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  • Writer's pictureLucas Nava

A Story About Writing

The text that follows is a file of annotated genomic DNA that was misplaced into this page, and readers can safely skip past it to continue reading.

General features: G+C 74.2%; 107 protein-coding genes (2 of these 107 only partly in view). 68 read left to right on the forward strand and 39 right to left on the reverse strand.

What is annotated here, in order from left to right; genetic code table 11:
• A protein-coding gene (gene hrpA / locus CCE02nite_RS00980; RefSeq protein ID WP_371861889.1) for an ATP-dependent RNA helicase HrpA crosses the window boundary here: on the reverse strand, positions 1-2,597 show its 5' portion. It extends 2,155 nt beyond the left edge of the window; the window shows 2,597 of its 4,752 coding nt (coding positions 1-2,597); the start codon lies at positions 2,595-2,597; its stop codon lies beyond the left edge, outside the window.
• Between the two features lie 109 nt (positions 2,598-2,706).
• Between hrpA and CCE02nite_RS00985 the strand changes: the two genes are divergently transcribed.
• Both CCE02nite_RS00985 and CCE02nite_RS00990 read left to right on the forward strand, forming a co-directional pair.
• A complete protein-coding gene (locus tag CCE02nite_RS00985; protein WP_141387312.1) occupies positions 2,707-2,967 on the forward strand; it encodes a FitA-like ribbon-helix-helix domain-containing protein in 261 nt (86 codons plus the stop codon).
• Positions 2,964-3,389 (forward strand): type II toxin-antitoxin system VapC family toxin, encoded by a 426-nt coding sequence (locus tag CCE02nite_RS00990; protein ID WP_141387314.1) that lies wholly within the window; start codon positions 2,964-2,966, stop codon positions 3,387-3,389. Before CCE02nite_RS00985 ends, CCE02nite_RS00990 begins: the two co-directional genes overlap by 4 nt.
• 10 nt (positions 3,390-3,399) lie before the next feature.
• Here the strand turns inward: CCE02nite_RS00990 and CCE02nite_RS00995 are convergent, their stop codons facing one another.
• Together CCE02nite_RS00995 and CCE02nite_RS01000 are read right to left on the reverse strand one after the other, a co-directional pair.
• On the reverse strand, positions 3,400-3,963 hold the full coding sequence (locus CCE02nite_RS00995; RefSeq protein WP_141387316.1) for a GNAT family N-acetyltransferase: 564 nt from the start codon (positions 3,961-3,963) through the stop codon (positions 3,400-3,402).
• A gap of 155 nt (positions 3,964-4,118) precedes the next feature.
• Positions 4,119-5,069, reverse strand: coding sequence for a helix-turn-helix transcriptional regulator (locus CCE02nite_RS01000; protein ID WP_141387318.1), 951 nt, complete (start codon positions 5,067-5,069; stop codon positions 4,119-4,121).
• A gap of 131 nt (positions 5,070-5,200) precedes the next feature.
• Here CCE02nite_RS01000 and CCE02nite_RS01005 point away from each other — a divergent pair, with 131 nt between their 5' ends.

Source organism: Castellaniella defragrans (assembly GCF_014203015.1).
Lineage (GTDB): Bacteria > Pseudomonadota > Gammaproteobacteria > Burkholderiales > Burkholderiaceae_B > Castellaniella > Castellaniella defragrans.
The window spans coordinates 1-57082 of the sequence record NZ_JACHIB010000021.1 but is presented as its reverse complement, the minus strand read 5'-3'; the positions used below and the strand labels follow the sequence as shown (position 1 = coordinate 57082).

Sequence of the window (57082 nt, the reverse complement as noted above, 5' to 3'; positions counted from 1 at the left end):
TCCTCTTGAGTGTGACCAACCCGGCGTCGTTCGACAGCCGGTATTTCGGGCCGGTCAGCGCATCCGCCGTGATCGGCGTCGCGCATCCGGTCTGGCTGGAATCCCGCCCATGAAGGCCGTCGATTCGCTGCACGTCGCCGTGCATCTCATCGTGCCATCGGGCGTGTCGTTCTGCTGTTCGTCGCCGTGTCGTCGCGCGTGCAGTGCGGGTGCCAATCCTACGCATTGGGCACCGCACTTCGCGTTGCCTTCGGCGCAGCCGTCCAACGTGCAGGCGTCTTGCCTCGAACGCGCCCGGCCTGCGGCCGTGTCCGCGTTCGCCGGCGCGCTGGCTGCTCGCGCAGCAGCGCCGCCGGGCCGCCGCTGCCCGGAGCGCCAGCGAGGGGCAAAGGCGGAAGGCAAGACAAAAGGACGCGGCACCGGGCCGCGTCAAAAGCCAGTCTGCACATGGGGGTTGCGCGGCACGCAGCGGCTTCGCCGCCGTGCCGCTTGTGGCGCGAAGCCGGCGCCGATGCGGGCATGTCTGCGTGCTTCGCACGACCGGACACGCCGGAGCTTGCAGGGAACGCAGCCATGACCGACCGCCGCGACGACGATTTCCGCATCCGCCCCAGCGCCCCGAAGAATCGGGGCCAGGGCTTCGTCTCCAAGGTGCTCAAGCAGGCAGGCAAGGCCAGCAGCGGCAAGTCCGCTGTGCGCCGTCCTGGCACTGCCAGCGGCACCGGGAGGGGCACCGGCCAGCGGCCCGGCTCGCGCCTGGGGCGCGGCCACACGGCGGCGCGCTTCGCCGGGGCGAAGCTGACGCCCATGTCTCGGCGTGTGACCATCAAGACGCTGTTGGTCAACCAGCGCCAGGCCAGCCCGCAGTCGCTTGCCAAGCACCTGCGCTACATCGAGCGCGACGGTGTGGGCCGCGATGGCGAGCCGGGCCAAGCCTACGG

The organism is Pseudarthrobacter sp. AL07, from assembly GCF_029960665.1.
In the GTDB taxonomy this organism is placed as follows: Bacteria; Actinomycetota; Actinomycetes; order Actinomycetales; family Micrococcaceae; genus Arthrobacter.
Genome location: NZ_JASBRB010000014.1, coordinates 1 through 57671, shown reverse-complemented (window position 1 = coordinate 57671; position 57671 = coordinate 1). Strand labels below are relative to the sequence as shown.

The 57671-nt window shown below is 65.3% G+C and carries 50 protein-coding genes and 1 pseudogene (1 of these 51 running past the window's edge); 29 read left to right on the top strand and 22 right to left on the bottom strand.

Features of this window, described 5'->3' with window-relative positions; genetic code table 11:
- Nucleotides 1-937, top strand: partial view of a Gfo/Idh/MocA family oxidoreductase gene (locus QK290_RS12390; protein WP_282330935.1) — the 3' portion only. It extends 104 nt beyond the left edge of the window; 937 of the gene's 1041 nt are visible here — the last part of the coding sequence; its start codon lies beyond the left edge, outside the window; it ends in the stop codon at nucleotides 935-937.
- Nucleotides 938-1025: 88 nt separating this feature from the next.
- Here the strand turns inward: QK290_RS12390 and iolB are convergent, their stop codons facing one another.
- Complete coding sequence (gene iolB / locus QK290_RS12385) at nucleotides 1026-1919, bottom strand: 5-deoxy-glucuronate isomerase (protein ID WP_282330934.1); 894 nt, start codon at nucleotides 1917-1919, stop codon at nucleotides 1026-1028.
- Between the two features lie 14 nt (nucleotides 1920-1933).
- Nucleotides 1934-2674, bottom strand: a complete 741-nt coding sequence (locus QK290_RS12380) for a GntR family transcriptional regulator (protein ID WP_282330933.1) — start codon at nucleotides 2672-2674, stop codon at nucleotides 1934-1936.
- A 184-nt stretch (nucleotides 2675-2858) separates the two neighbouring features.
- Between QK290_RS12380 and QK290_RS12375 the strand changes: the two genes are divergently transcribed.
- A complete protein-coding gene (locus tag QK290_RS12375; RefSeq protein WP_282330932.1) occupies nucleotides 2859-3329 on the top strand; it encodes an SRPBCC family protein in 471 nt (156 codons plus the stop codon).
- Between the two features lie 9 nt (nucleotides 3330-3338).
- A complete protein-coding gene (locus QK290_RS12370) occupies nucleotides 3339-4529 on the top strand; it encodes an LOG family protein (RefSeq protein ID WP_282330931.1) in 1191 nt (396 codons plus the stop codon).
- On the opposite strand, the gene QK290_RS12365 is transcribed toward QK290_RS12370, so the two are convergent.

I stared at the blank screen in front of me. Perfectly empty and lifeless, just waiting for me to fill the spaces with the recounting of some grand tale or adventure that I had thought over in the past. Multiple hours had passed, each lost minute serving as a reminder of the impending deadline. This was supposed to be a fun assignment, a harmless activity designed to give me a use for my creativity and the motivation to pursue some sort of hobby or pastime. Why was the simple act of writing so difficult to do? No matter how hard I tried, the simple act of pressing my fingers against the keys to create words seemed so daunting. Simply opening the blank document and meeting the wordless canvas designed specifically for writing was mentally exhausting. I distracted myself frequently, mostly by putting the writing time off by anywhere from half an hour to a full day. “Just one more YouTube video”, I’d say to myself. “I’ll go out and get some lunch. THEN I’ll be ready to write”. I was willing to do anything, if only it would buy me more time. As I prepared to finally fulfill my promise and to write my story, I reflected on my thoughts prior, hoping to find some sort of reason for my hesitation. One of the most overwhelming feelings that coursed through me was that of an overflowing mind. There were many ideas bouncing around in the walls of my brain, but they were often half-baked and incomplete. The basic premise for a story was there, but because there were so many of them, not one was ever given the chance to properly develop into a full-fledged project. The potential was far too much for someone like me to handle. I wanted to write about everything that flashed in my mind for so much as a second, creating a feeling of disappointment and melancholy within myself for my perceived inability to properly convey my ideas in a way that would, at the very least, somewhat appear that they were written by someone who had managed to graduate from high school. Alongside the admittedly ridiculous notion that every idea I had was worth writing about was the idea that no matter what I wrote, it would immediately be written off as utter garbage, meaningless nonsense that would only be enjoyed by me. I understood that crazier concepts had been produced before, and to great success. The idea of a young orphan being taken away to study witchcraft and wizardry seems completely laughable when written out, and yet Harry Potter still managed to become a multimedia icon and a staple of children’s literature. Concept-wise, shows like SpongeBob SquarePants appear so ridiculous that it’s a miracle that they were even considered for development, but against they odds, such products reached international appeal and became crucial parts of television history. Why was it so hard for me to come forward with my ideas? I thought about it hard as I rested my hands on the keyboard, feeling mentally drained and very wary of the story that would eventually be created, whether I wanted it to be or not. It was after a few minutes of reflection that I finally understood: Fear. It was the fear of being rejected and the fear of failure that kept me from achieving my goals. I had always been someone who wished to go through life as free from controversy as possible. I had never wanted to stand out from the crowd in a way that would make myself open to ridicule. It was because of this that I was completely fine with playing it “safe” and relegating myself to positions that would keep my creativity as inconspicuous as possible. I had always understood that without risk, rewards would often be unsatisfactory. However, I was willing to put that thought aside for the sake of my relative comfort. Coming to this realization was somewhat disappointing. I was ashamed of myself for being too afraid to pursue my dreams. I knew that I would have to change at some point in the future. I would only be in college for so long, and I’d eventually have to carve my own identity in the world. It was a nerve-wracking thought to be sure, but if that future was inevitable, then why fight it? Why be afraid of exposing your creations to the world? As these thoughts continued to pervade my mind, I finally decided how I would proceed from that point on. The story that I would write that day would be somewhat tongue-in-cheek, but between the time of its completion and the time of the next story’s beginning, I’d try to assuage my fears of being laughed at for my work. I’d make a genuine effort to take a thought from my head and to expand it into a full narrative. With these thoughts in mind, I finally felt ready to begin writing my tale. Considering previous events, a story about not knowing what to write about seemed just about right.

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